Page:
Vision: A Resource for Writers
Mind Mapping Your Plot
is my least favorite part of the writing process. By the time I've developed my
characters and built my world, I want to sit down and write. Unfortunately, I am
not a skilled enough organic writer to get my characters from start to finish
without some sort of outline. For that reason I develop a mind map.
mapping can be a powerful plotting tool for visual thinkers. To me, the biggest
benefit of a plot mind map is being able to see my story on a single sheet of
paper. I can see concurrent events side-by-side, and I can see how each plot
element ties into the whole with a glance.
a quick reference guide is not the only benefit a plot mind map provides. A good
mind map can:
1. Help you pin down what your main characters know
and what they need to know for a successful plot resolution. If I develop a mind
map before I start writing, I find my characters making fewer leaps of godly
logic in the first draft. This helps when it is time to revise.
2. Help you keep track of your secondary characters'
knowledge and motivations. I depend on this aspect of mind mapping when I use
first-person perspective. My narrator does not always know what drives my
secondary characters, but I need to in order to keep everyone in character.
3. Help add layers to a linear plot. As you map, you
will find natural points where subplots can begin and end. I find this aspect of
mind mapping particularly helpful when it comes to managing my subplots. It is
very easy to see dangling threads when, on your mind map, a plot element does
not connect to a resolution.
any other plotting method, you can tailor mind mapping to meet your needs. When
I only have a vague idea of my plot, I start at step 1. When I have a clear idea
of my plot, I skip down to step 8.
1. Start with a blank piece of paper. At the top (or
left if you prefer to work in landscape), write down the starting event for each
of your characters and circle it. At the bottom (or right), write down your
2. Ask yourself how you can get your characters from
the beginning to the end. What is the most direct path? Write down the major
plot elements and circle them. Be sure to leave enough room between circles for
additional notes. If your characters are under time constraints, make note of
when each major event needs to happen.
3. Consider what your characters need to progress
from step to step. Do they need to go to Old Man Johnson for a magic key? Write
that down off to the side between the two plot points and circle it.
4. Start to connect your plot elements together.
Follow each side quest through to its resolution.
5. Now it's time to have some fun. Look at your
connections. Are your characters having an easy time getting what they need?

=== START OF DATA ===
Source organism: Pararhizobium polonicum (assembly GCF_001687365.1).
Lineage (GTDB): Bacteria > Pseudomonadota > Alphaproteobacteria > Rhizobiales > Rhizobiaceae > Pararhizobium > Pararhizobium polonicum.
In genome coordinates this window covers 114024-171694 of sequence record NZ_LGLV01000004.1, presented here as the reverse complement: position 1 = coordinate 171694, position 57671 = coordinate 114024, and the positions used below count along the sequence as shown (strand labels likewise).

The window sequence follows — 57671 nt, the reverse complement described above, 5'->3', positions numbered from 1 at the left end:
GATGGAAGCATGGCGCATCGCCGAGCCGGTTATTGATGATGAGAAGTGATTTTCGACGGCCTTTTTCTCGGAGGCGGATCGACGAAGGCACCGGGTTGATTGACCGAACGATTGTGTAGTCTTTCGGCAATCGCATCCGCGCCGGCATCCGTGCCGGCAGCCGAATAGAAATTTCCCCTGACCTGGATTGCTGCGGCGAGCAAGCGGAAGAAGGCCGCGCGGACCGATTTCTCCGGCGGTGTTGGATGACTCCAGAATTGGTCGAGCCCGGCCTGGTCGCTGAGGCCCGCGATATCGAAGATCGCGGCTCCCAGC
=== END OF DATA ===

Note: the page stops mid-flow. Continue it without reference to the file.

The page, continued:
Unleash your inner Evil Overlord and thwart your characters' plans. Consider
what can go wrong at each step. Then ask yourself how your characters will
respond. Let them wander across the page trying to find resolutions to their
6. By this point, your paper should be a mess of
circles and problems. Your path from start to finish is probably buried
underneath overlapping lines and multiple sub quests. Give yourself some
distance from your brainstorming. I usually set my messy mind map aside for a
few hours to a day.
7. When you've had enough distance, read over what
you've done. Have a highlighter or different colored pen handy. Mark the most
promising challenges and plot threads.
8. Pull out a fresh piece of paper. Go back to your
starting events, but don't write them down yet. Instead take a step back and use
the top of your fresh sheet of paper to give your story context. What that
context is can vary depending on your story and your needs. For example, in my
mind map of Deceptions, a first-person fantasy/mystery blend, I used the events
leading to one of my secondary character's involvement in the story as context.
Not only do the events serve as a reminder that Deceptions is only one story in
a large world, but they also helped me keep my secondary character's actions
consistent with her character.
9. Once you have your story's context, start walking
through your plot in chronological order, circling your plot elements and
connecting them with arrows as you work down the page. Be sure to leave some
space around each event so you can add notes to yourself as you write.
10. When you are done, take a moment to make sure the
events flow they way you want them to. At this stage, I usually number the
events in the order I think they will appear in my narrative. Also check for any
dangling plot threads and glaring plot holes. Now you get to move on to the
really fun part -- writing!